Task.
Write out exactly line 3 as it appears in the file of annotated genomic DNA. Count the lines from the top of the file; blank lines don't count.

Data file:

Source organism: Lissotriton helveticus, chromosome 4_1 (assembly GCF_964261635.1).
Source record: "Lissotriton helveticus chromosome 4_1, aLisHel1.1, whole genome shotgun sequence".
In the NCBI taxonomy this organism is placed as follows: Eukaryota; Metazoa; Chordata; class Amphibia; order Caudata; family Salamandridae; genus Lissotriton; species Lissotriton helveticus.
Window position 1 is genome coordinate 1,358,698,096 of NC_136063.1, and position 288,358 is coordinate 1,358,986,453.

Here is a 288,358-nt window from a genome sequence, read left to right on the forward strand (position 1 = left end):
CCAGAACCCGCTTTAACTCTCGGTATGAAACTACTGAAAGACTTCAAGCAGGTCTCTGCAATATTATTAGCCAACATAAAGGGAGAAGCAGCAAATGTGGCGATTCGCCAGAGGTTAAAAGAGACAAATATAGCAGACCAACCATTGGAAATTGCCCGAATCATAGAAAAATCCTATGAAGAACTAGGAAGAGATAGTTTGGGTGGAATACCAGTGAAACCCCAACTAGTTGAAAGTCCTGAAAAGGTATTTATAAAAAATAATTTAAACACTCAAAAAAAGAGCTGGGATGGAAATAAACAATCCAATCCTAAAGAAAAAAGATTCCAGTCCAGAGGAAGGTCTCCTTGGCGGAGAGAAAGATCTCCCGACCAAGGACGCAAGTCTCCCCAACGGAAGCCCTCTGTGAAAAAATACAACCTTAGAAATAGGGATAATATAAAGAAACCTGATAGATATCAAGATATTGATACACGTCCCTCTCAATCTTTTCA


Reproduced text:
In the NCBI taxonomy this organism is placed as follows: Eukaryota; Metazoa; Chordata; class Amphibia; order Caudata; family Salamandridae; genus Lissotriton; species Lissotriton helveticus.